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Cell Cycle. 2013 Mar 15;12(6):907-15. doi: 10.4161/cc.23880. Epub 2013 Feb 19.

Single-cell microarray enables high-throughput evaluation of DNA double-strand breaks and DNA repair inhibitors.

Author information

1
Department of Biological Engineering, Massachusetts Institute of Technology, Cambridge, MA, USA.

Abstract

A key modality of non-surgical cancer management is DNA damaging therapy that causes DNA double-strand breaks that are preferentially toxic to rapidly dividing cancer cells. Double-strand break repair capacity is recognized as an important mechanism in drug resistance and is therefore a potential target for adjuvant chemotherapy. Additionally, spontaneous and environmentally induced DSBs are known to promote cancer, making DSB evaluation important as a tool in epidemiology, clinical evaluation and in the development of novel pharmaceuticals. Currently available assays to detect double-strand breaks are limited in throughput and specificity and offer minimal information concerning the kinetics of repair. Here, we present the CometChip, a 96-well platform that enables assessment of double-strand break levels and repair capacity of multiple cell types and conditions in parallel and integrates with standard high-throughput screening and analysis technologies. We demonstrate the ability to detect multiple genetic deficiencies in double-strand break repair and evaluate a set of clinically relevant chemical inhibitors of one of the major double-strand break repair pathways, non-homologous end-joining. While other high-throughput repair assays measure residual damage or indirect markers of damage, the CometChip detects physical double-strand breaks, providing direct measurement of damage induction and repair capacity, which may be useful in developing and implementing treatment strategies with reduced side effects.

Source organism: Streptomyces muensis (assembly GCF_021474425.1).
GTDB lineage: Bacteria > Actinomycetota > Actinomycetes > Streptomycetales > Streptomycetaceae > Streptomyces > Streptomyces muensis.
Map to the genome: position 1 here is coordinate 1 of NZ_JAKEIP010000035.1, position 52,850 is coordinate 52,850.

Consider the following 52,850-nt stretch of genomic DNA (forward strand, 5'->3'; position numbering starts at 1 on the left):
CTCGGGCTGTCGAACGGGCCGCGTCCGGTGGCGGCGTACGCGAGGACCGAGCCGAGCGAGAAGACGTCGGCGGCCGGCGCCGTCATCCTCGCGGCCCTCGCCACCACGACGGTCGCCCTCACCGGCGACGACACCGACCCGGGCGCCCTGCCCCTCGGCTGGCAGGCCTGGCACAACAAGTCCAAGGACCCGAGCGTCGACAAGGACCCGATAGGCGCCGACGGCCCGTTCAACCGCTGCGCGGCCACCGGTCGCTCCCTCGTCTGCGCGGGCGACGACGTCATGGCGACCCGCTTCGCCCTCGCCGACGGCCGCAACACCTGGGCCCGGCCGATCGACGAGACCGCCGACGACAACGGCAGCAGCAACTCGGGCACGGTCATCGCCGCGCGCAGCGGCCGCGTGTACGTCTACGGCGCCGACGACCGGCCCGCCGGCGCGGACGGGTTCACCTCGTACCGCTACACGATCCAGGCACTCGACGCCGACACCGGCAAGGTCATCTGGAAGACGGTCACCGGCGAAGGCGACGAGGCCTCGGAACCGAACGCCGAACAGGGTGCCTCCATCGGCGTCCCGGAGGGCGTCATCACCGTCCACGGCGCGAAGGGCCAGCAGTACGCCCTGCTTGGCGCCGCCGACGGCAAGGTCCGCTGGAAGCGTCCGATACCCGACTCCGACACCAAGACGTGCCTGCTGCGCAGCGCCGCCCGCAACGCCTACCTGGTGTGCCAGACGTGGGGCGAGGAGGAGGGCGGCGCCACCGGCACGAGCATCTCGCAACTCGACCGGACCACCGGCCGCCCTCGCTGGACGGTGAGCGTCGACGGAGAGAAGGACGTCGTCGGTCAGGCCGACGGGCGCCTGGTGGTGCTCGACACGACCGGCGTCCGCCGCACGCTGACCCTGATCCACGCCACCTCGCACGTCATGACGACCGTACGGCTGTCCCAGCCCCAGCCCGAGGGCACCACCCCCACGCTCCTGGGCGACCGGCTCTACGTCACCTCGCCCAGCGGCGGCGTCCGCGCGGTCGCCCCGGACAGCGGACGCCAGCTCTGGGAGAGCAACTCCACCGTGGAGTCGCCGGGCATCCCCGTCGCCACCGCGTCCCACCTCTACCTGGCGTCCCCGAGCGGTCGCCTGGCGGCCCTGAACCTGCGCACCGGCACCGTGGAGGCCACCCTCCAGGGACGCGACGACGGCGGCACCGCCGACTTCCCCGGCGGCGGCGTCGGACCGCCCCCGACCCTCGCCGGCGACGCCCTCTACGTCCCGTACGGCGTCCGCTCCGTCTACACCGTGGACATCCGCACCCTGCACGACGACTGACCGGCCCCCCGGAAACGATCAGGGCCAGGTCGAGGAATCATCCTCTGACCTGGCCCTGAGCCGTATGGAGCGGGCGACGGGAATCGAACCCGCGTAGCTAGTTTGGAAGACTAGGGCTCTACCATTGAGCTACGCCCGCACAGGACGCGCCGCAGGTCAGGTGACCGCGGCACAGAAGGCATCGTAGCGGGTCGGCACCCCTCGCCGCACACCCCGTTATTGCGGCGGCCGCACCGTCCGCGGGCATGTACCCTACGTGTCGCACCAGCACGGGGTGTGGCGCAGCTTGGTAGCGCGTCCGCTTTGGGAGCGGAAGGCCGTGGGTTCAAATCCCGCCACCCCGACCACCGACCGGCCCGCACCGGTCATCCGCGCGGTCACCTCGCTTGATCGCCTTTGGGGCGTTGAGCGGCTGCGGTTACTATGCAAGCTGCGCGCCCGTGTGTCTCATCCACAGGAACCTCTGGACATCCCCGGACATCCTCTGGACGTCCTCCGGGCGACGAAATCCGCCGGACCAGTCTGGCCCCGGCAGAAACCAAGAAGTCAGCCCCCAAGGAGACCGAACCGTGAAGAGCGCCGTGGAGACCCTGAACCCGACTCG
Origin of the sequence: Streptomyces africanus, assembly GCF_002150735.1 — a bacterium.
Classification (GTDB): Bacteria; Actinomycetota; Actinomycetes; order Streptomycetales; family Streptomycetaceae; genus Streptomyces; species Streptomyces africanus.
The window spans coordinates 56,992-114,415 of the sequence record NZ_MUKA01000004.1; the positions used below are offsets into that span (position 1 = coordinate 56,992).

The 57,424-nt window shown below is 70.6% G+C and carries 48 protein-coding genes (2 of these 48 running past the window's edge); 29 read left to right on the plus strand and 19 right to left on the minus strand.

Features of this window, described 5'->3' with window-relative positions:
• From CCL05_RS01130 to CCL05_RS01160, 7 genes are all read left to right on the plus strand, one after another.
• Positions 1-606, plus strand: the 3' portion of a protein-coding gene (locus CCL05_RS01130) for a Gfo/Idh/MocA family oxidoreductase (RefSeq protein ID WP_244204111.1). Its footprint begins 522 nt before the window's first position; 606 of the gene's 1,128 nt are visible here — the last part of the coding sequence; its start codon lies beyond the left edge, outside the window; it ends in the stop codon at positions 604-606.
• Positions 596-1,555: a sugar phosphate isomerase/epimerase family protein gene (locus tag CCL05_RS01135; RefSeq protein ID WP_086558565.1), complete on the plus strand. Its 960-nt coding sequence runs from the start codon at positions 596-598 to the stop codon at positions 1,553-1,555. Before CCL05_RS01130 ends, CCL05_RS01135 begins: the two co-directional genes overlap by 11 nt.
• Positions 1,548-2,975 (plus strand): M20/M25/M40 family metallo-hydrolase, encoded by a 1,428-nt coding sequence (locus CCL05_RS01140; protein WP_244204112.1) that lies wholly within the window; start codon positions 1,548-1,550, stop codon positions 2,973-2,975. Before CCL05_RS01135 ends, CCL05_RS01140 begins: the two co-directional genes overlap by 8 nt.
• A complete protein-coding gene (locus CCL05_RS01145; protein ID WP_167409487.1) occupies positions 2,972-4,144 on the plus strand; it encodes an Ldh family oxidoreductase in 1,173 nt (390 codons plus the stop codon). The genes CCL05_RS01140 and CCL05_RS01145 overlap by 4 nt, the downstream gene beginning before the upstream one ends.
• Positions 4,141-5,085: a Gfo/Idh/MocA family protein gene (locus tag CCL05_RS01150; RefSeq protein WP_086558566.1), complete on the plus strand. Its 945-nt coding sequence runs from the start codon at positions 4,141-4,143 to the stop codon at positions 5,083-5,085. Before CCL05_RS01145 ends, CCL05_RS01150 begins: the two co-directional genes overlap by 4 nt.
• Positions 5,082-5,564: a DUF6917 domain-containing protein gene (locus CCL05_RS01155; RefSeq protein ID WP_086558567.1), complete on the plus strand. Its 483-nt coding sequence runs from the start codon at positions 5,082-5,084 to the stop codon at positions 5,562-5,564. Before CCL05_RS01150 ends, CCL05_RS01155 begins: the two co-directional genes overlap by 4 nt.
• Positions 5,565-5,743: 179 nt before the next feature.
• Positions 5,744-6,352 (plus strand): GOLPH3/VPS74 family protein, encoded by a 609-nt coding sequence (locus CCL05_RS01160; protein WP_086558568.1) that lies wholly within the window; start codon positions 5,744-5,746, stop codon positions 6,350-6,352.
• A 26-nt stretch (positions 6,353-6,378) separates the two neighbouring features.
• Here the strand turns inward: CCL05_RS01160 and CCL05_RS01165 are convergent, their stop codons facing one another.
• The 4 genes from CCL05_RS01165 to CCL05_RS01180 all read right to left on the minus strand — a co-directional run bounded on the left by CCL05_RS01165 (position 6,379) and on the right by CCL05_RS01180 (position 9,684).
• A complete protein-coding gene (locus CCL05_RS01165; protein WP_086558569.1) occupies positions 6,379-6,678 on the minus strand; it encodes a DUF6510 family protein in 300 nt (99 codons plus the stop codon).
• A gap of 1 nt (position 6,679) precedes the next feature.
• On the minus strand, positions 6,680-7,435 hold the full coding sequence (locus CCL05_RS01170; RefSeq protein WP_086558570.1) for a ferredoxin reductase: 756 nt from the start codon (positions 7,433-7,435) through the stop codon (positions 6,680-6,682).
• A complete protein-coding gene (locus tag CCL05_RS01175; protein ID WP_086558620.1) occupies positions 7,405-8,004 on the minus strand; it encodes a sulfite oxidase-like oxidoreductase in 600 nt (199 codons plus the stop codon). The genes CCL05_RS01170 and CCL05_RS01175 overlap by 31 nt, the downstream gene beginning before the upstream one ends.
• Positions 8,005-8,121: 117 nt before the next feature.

KEYWORDS:

DNA double-strand breaks; DNA repair; DNA-PK inhibitors; high throughput; microarray; neutral comet assay; neutral single-cell electrophoresis assay; non-homologous end-joining

PMID:
23422001
PMCID:
PMC3637349
DOI:
10.4161/cc.23880
[Indexed for MEDLINE]
Free PMC Article

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